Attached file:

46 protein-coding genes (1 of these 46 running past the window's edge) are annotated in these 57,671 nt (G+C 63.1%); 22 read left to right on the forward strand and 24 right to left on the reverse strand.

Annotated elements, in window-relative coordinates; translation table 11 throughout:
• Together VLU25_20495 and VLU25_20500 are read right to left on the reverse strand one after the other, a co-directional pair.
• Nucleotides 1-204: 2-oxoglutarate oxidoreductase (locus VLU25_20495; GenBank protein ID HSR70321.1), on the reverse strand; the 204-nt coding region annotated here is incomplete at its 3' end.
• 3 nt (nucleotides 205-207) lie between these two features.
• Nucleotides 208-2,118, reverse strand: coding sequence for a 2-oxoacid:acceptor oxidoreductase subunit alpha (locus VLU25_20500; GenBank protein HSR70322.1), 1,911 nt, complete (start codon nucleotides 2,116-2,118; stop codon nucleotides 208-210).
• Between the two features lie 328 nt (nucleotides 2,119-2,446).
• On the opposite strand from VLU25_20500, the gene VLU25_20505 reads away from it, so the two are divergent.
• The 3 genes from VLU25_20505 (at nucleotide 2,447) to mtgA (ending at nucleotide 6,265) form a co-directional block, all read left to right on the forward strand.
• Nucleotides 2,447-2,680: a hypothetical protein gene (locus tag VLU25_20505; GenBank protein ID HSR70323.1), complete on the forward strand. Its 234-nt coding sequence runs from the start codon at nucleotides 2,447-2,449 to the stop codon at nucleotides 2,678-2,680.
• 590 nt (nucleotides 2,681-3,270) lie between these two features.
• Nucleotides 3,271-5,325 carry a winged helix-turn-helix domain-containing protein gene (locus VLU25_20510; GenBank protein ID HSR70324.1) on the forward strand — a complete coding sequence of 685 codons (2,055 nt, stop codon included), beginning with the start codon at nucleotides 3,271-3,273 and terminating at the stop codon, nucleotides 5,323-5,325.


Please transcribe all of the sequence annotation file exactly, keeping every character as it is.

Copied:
46 protein-coding genes (1 of these 46 running past the window's edge) are annotated in these 57,671 nt (G+C 63.1%); 22 read left to right on the forward strand and 24 right to left on the reverse strand.

Annotated elements, in window-relative coordinates; translation table 11 throughout:
• Together VLU25_20495 and VLU25_20500 are read right to left on the reverse strand one after the other, a co-directional pair.
• Nucleotides 1-204: 2-oxoglutarate oxidoreductase (locus VLU25_20495; GenBank protein ID HSR70321.1), on the reverse strand; the 204-nt coding region annotated here is incomplete at its 3' end.
• 3 nt (nucleotides 205-207) lie between these two features.
• Nucleotides 208-2,118, reverse strand: coding sequence for a 2-oxoacid:acceptor oxidoreductase subunit alpha (locus VLU25_20500; GenBank protein HSR70322.1), 1,911 nt, complete (start codon nucleotides 2,116-2,118; stop codon nucleotides 208-210).
• Between the two features lie 328 nt (nucleotides 2,119-2,446).
• On the opposite strand from VLU25_20500, the gene VLU25_20505 reads away from it, so the two are divergent.
• The 3 genes from VLU25_20505 (at nucleotide 2,447) to mtgA (ending at nucleotide 6,265) form a co-directional block, all read left to right on the forward strand.
• Nucleotides 2,447-2,680: a hypothetical protein gene (locus tag VLU25_20505; GenBank protein ID HSR70323.1), complete on the forward strand. Its 234-nt coding sequence runs from the start codon at nucleotides 2,447-2,449 to the stop codon at nucleotides 2,678-2,680.
• 590 nt (nucleotides 2,681-3,270) lie between these two features.
• Nucleotides 3,271-5,325 carry a winged helix-turn-helix domain-containing protein gene (locus VLU25_20510; GenBank protein ID HSR70324.1) on the forward strand — a complete coding sequence of 685 codons (2,055 nt, stop codon included), beginning with the start codon at nucleotides 3,271-3,273 and terminating at the stop codon, nucleotides 5,323-5,325.